NEW DELHI: Indian IT engineers have been prized catches in the marriage market but slowly they are losing their hot status. Layoffs, pay cuts and US visa restrictions have taken the sheen off an Indian software engineer’s job. Now the Donald Trump administration is terminating a provision which will further narrow the marriage prospects of Indian IT engineers.

The Trump administration is planning to deny work permits to spouses of H1-B visa holders in the US. A 2015 rule issued by the Obama administration allows work permits for spouses who otherwise could not be employed while H-1B visa holders seek permanent resident status, a process that can take a decade or longer.

H-4 visa is issued to the spouse of H-1B visa holders, a significantly large number of whom are high-skilled professionals from India. They had obtained work permits under a special order issued by the previous Obama administration.

Last year in July, an ET report showed how the crisis in Indian IT industry was impacting marriage prospects of techies. Matrimonial advertisements reflected this change in preference. An ad placed by the parents of a prospective Tamil bride in a matrimonial column ended thus: “(Seeks) IAS/IPS, doctor, businessman. Software engineers kindly do not call.”,

The report quoted Gourav Rakshit, CEO of, one of India’s biggest matrimonial websites, as saying that the percentage of women seeking IT professionals had slumped since the beginning of 2017. “We have also simultaneously seen that the number of women looking for life partners in the US has been declining rapidly, especially since November,” Rakshit said. “What’s interesting is that the two may be correlated given political developments in the US.”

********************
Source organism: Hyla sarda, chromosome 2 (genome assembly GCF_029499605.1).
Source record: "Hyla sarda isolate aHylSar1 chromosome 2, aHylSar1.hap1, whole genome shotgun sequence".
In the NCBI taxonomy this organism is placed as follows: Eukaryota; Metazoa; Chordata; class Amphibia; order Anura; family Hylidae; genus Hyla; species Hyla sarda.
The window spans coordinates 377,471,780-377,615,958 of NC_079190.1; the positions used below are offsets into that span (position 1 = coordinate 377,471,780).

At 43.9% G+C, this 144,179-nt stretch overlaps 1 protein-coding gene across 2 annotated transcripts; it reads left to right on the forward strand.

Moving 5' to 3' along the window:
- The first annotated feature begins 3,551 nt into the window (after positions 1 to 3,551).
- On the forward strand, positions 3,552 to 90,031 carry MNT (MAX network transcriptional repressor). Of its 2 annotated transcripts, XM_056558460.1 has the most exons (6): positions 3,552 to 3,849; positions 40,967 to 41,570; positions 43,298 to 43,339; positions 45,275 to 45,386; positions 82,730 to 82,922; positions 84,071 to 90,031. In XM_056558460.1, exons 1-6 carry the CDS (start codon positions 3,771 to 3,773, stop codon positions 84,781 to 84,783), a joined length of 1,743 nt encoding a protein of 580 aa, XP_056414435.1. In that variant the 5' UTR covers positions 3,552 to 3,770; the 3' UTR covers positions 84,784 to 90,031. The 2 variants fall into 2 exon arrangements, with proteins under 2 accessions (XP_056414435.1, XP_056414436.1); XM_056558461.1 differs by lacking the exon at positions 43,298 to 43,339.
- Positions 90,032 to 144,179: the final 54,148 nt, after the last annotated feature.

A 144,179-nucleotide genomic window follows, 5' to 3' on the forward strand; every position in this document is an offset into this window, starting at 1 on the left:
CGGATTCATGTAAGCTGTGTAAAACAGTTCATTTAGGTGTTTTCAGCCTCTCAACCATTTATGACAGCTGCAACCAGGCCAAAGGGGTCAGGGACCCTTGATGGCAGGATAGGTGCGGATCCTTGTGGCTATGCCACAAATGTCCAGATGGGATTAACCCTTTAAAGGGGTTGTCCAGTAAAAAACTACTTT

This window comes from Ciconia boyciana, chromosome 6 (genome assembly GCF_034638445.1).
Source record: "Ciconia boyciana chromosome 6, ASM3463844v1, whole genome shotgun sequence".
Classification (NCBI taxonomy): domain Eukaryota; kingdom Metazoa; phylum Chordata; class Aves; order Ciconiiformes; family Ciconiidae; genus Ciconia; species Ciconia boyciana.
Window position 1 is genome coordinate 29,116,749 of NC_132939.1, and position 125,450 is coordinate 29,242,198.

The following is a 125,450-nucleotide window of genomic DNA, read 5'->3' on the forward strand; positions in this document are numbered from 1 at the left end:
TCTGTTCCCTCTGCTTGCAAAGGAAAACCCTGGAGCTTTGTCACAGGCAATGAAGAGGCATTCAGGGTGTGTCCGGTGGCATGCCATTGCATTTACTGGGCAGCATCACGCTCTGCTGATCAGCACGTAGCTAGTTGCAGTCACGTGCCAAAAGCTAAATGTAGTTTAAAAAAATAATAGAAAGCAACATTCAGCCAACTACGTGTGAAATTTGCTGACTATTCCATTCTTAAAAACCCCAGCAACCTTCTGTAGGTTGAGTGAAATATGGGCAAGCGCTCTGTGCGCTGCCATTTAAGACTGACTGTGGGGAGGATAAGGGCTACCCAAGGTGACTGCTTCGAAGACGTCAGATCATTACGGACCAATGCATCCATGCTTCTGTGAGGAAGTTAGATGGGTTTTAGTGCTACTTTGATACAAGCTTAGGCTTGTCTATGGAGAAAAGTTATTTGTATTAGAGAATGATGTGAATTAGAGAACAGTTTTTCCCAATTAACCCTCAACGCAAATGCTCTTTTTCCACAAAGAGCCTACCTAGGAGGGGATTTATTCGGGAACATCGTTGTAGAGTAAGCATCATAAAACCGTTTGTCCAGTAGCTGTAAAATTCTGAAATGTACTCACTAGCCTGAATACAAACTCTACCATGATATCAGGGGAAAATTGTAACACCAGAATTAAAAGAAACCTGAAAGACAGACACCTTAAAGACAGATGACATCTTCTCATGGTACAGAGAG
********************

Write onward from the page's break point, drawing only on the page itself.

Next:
A Mumbai-based matchmaker who specialises in the Tamil Brahmin community told ET last year that there had been a definite decline in interest in grooms who were software professionals.

With the Trump administration planning to deny work permits to spouses of H1-B visa holders, matrimonial interest in Indian IT engineers will further go down.

According to a recent study by the Migration Policy Institute, the US has issued work permits to more than 71,000 spouses of H-1B visa holders, more than 90 per cent of whom are Indians. Of these H-4 spouses with work authorisation as of early 2017, a total of 94 per cent were women, and the vast majority, 93 per cent, were from India.

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